February 25, 2013
I’ve long been a fan of TeuxDeux, which its makers describe as a “a simple, designy, to-do app.” It’s a clean, effective way to keep track of the stuff I have to do — nice looking and just a bit more useful than a text file. That’s about all I need from a to-do list.
TeuxDeux users received notice recently of a “neux” version of the app. It’s faster. It has some fancy new features (finally, recurring tasks!). And the wildest new feature: A paltry fee.
Once the new version is fully rolled out, users will have to pay $3 per month with the option to enjoy a massive 33 percent discount price ($2 per month) if you prepay for a year.
And the users scrambled for the pitchforks and torches, right? Nope. In fact, quite the opposite.
Beta testing the all new TeuxDeux app. Now I can dance all day every day. #recurringtasks
— Matt Waldron (@mattwaldron) February 25, 2013
More than pleased with the neux ed. of @teuxdeux. I’ve been using the beta for a week and will be more than glad to pay after my 6mo trial.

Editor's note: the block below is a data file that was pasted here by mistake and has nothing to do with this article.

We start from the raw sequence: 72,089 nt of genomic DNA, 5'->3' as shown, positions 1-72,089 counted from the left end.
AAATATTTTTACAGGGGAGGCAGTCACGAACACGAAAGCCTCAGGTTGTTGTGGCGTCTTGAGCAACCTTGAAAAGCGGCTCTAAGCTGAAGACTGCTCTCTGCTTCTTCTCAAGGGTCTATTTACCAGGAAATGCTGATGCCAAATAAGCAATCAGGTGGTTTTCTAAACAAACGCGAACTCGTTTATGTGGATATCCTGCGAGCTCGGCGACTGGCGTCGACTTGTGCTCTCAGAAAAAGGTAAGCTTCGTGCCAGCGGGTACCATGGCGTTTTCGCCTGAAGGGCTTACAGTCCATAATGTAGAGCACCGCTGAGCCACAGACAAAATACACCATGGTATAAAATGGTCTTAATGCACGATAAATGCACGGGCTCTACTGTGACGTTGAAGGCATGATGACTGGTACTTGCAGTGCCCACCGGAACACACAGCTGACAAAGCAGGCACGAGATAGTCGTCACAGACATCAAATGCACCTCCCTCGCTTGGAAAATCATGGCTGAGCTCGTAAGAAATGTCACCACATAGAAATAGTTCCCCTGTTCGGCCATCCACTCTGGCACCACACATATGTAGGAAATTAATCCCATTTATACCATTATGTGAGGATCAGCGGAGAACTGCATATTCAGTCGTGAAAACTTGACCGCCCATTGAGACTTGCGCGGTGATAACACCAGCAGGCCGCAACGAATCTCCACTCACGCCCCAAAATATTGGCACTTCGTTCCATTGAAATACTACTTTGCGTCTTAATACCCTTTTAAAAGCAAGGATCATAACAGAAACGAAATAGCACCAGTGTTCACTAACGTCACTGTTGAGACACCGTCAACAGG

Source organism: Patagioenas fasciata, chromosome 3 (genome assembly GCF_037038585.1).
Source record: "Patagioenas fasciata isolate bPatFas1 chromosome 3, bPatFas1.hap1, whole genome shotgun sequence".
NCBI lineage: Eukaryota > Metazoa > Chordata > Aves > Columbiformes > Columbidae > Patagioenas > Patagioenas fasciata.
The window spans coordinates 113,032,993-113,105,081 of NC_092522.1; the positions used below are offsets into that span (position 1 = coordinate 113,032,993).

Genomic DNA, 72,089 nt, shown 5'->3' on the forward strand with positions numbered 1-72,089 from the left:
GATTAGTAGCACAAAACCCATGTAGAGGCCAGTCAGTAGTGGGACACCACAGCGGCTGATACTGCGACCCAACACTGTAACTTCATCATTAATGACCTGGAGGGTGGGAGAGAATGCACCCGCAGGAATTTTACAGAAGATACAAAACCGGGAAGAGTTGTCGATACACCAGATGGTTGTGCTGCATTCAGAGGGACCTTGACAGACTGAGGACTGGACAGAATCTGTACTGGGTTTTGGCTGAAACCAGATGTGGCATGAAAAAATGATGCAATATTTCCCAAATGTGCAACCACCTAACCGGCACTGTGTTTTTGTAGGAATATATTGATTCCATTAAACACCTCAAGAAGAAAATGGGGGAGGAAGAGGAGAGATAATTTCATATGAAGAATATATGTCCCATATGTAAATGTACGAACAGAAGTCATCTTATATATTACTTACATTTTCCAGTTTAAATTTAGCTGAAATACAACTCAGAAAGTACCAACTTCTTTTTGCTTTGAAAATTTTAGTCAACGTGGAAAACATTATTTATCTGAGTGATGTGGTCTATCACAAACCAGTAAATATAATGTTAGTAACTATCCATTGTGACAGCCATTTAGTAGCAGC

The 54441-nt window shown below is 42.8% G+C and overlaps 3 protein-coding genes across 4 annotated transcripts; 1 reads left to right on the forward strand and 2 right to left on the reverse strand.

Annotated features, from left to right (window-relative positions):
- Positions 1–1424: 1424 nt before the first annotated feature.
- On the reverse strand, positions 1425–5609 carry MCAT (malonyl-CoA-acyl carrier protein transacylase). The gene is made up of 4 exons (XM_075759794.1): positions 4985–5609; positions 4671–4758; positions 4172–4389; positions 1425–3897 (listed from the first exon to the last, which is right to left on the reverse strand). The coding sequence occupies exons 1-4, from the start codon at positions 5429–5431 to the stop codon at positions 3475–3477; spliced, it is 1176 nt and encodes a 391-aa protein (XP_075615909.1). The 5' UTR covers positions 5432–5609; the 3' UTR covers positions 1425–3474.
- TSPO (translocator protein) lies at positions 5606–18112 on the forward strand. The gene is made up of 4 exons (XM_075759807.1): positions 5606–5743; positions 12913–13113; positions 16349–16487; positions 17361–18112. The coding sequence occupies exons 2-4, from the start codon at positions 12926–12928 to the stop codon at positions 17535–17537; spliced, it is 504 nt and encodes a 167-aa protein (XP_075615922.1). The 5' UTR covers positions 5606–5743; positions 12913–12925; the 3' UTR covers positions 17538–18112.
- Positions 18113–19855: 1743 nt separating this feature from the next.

— Kevin Ng (@kvngco) February 23, 2013
And so on.
If you make something that people love, they’ll pay for it. But you have to ask first. It’s an important lesson, particularly for start-up types. Jumping from free to not-free is a hurdle many seem to fear.
Not Andrew Sullivan. The Daily Dish blogger announced earlier this year that he was leaving The Daily Beast to run a standalone website that would pass up selling ads in favor of selling unlimited-access subscriptions. He and his small team have done quite alright for themselves, having already earned more than $600,000.
Closer to home, my friend Garrick Van Buren frequently tries to teach people this (and many other lessons; read garrickvanburen.com). Several years ago, he built a great RSS reader called Cullect. He set a price, and I happily paid it. In return, I had access to a great tool I loved to use and prompt, happy support from a developer who honestly cared — because he knew I cared, too.
“Make something awesome and charge for it” is a gross oversimplification, a la South Park’s underpants gnomes (Phase 1: Collect underpants. Phase 2: ? Phase 3: Profit.) But the only thing harder, I’d imagine, than making something awesome enough to get paid for is making something awesome enough to get paid for and not getting paid for it.
February 27, 2013